Another case of what a friend calls law-enforcement-assisted terrorism — a Moroccan dude arrested on a charge of attempting to suicide-bomb the Capitol in Washington.
You have to read the FBI affidavit on which the criminal charge is based to discern that the dude, 29-year-old Amine El Khalifi, worked on his terrorist plot with two government agents, unbeknown to him, of course, and you have no way of knowing to what extent those two agents encouraged, coached and egged him into being enough of a wannabe terrorist that they could arrest him.
If this case is like many before it, the answer is “plenty.”
In other cases the guy working for the government was some low-life Muslim criminal that the FBI got its hooks into and persuaded to cooperate in exchange for favorable treatment, like not getting deported. Such a character would be identified in court papers as a “confidential informant” but in fact functioned as an agent provocateur, making things happen rather than passively reporting on what was happening anyway.
We don’t yet know the details in this case. The FBI affidavit identifies one of the government people as an “undercover law enforcement officer” going by the name of Yusuf, which I take to mean he was actually an FBI or other employee and not just a scuzzball picked out of jail. The other is referred to only as “Hussein,” not further identified, so presumably was one of those “confidential informants.”
They talked holy war with Khalifi, drove him around, provided him with mock explosives and an inoperable weapon, and cooperated with him in planning the suicide attack inside the Capitol.
We won’t know exactly who said what unless the case goes to trial and the government plays its surreptiously recorded tapes.
At this point, in the FBI’s affidavit, we have only the FBI’s own paraphrases of what Khalifi supposedly said, all of which is extremely damning. We do not have his own words.
The paraphrases, I’m sorry to say, along with the FBI’s own summary of the case, have been reported in newspapers and on television as uncontested truth, with no questions raised about the government’s possible role in promoting pretend-terrorism so as to make arrests and appear to be protecting the American people.
I am not happy with this state of affairs, but I must say I’m becoming used to it.
The government lures some marginal Muslim character into a terrorist plot of its own devising and then arrests him in the nick of time, to the acclaim of the news media.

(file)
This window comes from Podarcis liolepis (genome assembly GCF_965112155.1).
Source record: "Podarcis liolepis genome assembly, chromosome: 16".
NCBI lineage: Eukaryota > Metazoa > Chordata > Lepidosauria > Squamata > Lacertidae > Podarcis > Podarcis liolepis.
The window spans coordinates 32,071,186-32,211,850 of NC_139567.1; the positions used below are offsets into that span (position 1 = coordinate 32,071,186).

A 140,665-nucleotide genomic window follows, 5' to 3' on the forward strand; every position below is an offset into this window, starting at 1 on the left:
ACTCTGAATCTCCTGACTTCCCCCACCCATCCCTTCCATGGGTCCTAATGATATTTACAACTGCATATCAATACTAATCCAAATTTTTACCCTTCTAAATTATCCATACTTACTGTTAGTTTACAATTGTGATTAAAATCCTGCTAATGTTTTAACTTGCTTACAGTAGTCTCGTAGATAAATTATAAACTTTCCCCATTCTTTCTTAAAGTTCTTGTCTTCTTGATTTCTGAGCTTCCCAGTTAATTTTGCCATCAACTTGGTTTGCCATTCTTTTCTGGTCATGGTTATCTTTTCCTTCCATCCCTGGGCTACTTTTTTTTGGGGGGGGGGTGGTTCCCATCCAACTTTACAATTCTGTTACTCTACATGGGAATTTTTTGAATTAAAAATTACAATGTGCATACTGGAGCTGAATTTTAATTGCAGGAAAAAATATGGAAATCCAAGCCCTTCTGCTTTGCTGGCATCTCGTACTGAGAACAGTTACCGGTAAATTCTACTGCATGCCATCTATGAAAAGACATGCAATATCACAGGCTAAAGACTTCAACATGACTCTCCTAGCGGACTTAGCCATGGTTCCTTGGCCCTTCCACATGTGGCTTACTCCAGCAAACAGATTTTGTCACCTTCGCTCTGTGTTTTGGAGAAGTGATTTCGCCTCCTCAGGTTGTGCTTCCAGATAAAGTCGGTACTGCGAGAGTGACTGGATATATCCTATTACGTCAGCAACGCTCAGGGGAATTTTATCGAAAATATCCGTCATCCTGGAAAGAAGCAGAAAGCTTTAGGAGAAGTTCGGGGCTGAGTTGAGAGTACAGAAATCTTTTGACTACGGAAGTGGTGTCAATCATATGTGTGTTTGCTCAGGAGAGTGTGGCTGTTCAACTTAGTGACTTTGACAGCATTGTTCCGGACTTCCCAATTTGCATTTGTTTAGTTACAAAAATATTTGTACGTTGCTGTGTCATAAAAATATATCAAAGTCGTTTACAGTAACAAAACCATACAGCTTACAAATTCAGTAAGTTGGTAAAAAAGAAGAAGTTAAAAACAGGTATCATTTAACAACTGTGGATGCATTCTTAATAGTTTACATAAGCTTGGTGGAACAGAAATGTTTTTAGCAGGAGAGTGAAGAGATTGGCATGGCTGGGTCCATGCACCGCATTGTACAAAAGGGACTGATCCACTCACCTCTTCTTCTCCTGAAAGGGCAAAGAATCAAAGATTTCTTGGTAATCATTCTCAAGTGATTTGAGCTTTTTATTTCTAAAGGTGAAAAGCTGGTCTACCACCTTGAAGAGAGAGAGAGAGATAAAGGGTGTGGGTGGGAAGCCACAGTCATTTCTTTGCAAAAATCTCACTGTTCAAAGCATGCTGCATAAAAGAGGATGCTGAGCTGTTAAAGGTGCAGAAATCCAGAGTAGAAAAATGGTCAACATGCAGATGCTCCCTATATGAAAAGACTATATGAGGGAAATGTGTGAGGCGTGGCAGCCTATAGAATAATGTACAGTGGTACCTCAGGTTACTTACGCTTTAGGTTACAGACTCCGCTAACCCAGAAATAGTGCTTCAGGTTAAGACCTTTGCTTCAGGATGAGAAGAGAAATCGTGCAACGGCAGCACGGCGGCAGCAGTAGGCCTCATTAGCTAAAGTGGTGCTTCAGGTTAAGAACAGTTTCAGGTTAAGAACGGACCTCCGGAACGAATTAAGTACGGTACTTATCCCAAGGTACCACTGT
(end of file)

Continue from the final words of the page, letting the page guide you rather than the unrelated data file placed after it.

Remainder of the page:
I can’t say I blame them for doing it over and over, they get such splendid results.
Please, don’t anyone have a hemorrhage, but here is an update to the ongoing story of the Mohawk Indian girl, Kateri Tekakwitha (1656-1680), who will become a saint on Oct. 21.
First I noticed that the Times Union did a pleasant story about the pending sainthood over the weekend without describing the miracle that is supposed to justify it, which in the news business is like writing a story about a police officer getting a medal for heroism without mentioning the heroic act that the officer performed.
The story just said, credulously, “Claims were vetted by Vatican investigators and she was credited with miracles after intervening on behalf of faithful supplicants who sought healing.”
What miracles? Why not tell us?
Second, this newspaper did mention the alleged miracle (singular, not plural) but mistakenly reported that the beneficiary of it, a young boy by the name of Jake Finkbonner, “completely healed” from the infection that had been devouring his face.
Alas, he did not completely heal. He was left severely disfigured, as you can verify through Google Images.
Neither story mentioned the fact that the boy received intensive medical treatment at one of the top pediatric hospitals in the country, Seattle Children’s Hospital, which might possibly have had something to do with his surviving.
They mentioned the prayers, they didn’t mention the antibiotics.
Finally, if I may toot my own horn, I believe I am the only journalist in the free world who has raised the question of why, if there is an invisible being up in the sky capable of stopping that little boy’s infection at the behest of a long-dead Indian girl he did not completely heal him. It seems to me a basic question, just from a journalistic point of view, and one that we would certainly ask of a doctor who was so situated. I have Google-searched and Google-searched, and I can’t find it asked in any newspaper but this one.
From The New York Times we have the following statements in an article about teacher evaluations:
-- “He felt that he had no choice but to follow the strict guidelines of the state’s complicated rubric.”
-- “... teachers would not be assessed on metrics based on how much growth students showed ...”
-- “... evaluators must measure the same number of data points...”
Which I quote to illustrate the adoption of bureaucratic jargon by even the best of our newspapers — rubric, metrics, data points. It makes my head ache.